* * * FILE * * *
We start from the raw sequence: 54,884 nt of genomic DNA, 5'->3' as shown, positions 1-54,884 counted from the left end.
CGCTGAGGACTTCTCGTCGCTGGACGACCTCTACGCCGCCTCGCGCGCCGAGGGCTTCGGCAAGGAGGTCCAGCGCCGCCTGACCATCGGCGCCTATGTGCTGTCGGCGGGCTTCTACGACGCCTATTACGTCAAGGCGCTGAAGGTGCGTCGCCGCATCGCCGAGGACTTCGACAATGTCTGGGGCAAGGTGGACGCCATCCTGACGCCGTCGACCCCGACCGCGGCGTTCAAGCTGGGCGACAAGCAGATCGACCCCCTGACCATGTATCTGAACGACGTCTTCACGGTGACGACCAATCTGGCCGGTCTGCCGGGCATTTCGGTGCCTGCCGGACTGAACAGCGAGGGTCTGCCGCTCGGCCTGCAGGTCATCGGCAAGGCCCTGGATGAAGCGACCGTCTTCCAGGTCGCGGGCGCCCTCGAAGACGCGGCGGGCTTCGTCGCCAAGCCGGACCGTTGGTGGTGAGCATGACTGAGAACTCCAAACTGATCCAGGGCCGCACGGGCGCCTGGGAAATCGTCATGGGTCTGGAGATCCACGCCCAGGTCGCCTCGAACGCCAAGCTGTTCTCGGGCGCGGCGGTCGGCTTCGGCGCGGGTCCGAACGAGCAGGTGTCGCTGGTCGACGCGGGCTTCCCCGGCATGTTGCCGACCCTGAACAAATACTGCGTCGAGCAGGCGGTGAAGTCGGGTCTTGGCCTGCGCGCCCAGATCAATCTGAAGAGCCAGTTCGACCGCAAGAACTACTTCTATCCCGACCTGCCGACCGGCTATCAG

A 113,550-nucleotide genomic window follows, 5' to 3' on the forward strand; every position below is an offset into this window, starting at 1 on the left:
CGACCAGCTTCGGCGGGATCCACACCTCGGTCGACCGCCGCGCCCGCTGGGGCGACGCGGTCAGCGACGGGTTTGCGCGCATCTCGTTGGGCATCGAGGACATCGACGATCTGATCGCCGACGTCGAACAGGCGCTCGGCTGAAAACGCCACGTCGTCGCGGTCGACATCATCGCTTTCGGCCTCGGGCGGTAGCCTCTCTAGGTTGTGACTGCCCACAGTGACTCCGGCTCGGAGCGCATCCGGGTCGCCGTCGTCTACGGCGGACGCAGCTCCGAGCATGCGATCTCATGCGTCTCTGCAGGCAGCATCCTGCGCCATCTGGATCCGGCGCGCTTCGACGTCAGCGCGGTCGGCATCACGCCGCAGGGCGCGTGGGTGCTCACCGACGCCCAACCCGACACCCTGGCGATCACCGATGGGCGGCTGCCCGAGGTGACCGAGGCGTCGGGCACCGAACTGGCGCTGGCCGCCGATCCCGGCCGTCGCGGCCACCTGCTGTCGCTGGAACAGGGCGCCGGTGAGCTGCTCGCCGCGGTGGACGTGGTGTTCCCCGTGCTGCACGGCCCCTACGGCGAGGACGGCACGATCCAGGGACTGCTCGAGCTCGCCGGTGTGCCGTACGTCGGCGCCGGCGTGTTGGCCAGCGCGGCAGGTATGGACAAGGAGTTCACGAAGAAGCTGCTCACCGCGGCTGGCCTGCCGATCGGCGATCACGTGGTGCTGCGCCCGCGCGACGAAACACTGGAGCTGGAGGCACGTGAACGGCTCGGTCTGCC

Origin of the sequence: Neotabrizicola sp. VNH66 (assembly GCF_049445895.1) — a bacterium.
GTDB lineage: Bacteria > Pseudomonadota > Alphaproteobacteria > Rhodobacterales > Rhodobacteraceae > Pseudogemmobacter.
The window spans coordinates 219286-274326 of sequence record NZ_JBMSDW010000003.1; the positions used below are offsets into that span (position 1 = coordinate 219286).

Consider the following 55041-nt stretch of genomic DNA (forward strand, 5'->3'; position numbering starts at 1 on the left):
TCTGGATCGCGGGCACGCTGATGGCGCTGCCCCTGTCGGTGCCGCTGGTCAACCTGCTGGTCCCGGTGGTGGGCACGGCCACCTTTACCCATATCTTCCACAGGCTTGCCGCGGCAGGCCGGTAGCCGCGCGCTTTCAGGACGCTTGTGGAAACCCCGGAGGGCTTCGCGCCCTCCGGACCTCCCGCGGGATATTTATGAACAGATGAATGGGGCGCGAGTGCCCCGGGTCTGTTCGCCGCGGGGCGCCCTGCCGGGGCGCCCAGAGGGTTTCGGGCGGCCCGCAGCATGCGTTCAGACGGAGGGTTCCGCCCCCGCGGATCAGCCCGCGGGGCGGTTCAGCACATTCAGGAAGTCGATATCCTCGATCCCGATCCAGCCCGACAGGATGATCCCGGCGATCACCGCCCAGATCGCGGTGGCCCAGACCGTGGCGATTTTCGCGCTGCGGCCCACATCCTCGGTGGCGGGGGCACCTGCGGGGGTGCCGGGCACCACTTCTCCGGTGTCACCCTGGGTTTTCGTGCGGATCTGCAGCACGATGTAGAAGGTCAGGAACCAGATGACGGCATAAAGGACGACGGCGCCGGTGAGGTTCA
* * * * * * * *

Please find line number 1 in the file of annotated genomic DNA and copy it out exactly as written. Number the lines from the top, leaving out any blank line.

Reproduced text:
We start from the raw sequence: 54,884 nt of genomic DNA, 5'->3' as shown, positions 1-54,884 counted from the left end.